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I have this class:

public class House {
    private final Door door;
    private final Window window;
    private final Roof roof;

    @Inject
    public House(Door door, Window window, Roof roof) {
        this.door = door;
        this.window = window;
        this.roof = roof;
    }
}

Where Door, Window and Roof are concrete classes. Now if I want to implement a Module for this scenario, I would do it like this:

public class HouseModule extends AbstractModule {
    @Override
    protected void configure() {
        bind(Door.class).to(Door.class);
        bind(Window.class).to(Window.class);
        bind(Roof.class).to(Roof.class);
    }
}

But I wonder if this is the right way to bind concrete classes, or if there are easier ways. I feel there is an easier way to this.

EDIT

Just tried this out, and it doesn't seem to work:

1) Binding points to itself.
  at de.tarent.guice.ex._1.HouseModule.configure(HouseModule.java:10)

EDIT 2

It seems like no binding is needed at all:

Injector injector = Guice.createInjector();
House house = injector.getInstance(House.class);

Also seems to work.

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3 Answers 3

up vote 6 down vote accepted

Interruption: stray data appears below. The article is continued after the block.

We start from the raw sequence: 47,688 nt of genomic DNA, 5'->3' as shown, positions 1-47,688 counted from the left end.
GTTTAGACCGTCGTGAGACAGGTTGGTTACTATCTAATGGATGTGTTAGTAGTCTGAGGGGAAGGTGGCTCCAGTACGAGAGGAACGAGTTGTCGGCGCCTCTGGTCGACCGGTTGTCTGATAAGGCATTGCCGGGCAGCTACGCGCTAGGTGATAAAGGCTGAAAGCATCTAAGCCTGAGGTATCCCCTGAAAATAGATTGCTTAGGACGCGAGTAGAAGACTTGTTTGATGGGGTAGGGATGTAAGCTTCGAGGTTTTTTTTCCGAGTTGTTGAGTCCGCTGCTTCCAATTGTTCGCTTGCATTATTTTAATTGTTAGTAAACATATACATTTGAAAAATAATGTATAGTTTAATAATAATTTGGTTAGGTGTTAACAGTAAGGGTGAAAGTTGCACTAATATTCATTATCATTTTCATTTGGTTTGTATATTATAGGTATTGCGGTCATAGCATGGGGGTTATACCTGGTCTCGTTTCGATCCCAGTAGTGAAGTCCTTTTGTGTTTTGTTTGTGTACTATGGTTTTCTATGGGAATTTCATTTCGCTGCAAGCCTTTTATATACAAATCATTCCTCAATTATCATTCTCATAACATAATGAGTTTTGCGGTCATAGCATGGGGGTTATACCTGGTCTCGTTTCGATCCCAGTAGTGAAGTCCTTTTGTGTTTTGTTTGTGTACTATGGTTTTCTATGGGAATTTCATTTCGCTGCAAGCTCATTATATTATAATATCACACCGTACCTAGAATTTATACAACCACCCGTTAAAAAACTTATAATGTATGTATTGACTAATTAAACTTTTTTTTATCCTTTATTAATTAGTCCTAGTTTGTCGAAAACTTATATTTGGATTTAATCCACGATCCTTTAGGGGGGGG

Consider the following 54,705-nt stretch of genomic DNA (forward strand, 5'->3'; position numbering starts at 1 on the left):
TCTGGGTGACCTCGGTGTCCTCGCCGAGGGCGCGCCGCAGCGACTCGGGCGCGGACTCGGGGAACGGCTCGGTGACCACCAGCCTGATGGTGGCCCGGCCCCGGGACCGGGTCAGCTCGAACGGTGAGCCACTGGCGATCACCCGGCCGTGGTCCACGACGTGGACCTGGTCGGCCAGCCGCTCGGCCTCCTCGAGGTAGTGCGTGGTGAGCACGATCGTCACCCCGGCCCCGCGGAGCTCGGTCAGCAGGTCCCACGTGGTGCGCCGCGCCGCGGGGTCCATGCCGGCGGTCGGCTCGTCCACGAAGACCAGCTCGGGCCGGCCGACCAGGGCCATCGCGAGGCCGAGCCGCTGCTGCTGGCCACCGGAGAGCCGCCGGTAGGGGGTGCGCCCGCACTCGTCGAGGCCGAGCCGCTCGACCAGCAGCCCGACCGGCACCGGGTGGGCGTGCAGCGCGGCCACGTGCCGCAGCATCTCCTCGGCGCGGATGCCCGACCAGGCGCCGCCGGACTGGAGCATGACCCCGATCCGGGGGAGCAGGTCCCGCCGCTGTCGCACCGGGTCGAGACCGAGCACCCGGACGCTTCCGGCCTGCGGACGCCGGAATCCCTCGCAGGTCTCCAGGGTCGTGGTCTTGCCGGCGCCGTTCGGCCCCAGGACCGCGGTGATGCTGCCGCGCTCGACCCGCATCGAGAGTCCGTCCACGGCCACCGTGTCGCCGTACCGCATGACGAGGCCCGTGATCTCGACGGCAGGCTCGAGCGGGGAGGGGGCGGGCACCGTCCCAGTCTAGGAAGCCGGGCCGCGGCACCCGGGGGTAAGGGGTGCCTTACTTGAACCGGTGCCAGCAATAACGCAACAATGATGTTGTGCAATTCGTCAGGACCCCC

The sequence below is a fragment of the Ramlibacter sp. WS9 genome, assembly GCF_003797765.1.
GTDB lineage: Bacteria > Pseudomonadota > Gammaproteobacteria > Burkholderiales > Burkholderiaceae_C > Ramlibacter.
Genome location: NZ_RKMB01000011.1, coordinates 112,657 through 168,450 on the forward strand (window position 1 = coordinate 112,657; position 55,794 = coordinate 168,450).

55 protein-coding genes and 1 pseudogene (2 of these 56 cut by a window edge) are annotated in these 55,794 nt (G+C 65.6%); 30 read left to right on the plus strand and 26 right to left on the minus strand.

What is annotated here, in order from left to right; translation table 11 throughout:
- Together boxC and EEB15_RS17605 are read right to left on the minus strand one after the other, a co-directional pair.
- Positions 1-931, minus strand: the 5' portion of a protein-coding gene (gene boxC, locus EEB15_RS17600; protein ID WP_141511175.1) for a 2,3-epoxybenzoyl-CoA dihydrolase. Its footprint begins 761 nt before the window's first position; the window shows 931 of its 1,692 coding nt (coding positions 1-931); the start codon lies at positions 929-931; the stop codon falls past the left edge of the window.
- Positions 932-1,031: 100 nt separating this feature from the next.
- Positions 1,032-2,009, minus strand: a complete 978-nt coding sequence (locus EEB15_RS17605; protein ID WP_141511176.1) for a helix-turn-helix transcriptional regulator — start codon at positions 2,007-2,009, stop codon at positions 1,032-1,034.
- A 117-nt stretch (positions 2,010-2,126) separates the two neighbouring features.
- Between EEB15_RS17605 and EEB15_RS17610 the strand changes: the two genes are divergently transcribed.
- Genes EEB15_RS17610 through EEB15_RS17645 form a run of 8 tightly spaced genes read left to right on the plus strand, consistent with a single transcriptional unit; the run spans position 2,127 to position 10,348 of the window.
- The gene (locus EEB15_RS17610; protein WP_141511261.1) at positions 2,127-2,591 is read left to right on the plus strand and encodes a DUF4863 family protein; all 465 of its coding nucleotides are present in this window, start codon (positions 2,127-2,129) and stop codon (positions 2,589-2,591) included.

Guice's Just-In-Time binding does exactly what you want. Given your Door, Window and Roof meet following requirements (quoted from the Guice documentation):

either a public, no-arguments constructor, or a constructor with the @Inject annotation

an empty Module implementation will be sufficient:

public class HouseModule extends AbstractModule {
    @Override
    protected void configure() {
    }
}
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This is the way to go:

protected void configure() {
    bind(Door.class);
    bind(Window.class);
    bind(Roof.class);
}

Since they are concrete classes, as Guice says, you can't bind them to themselves :-)

Check out http://google-guice.googlecode.com/git/javadoc/com/google/inject/Binder.html It is noted that it does not change the module's configuration since concrete classes with constructor marked as @Inject are automatically available in modules. But it helps the developer (you) know what is configured in the module.

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Binding is needed to link Interface and Implementation class (to change to other implementation in test env for example). But since you have concrete classes, no need for binding to, just bind classes

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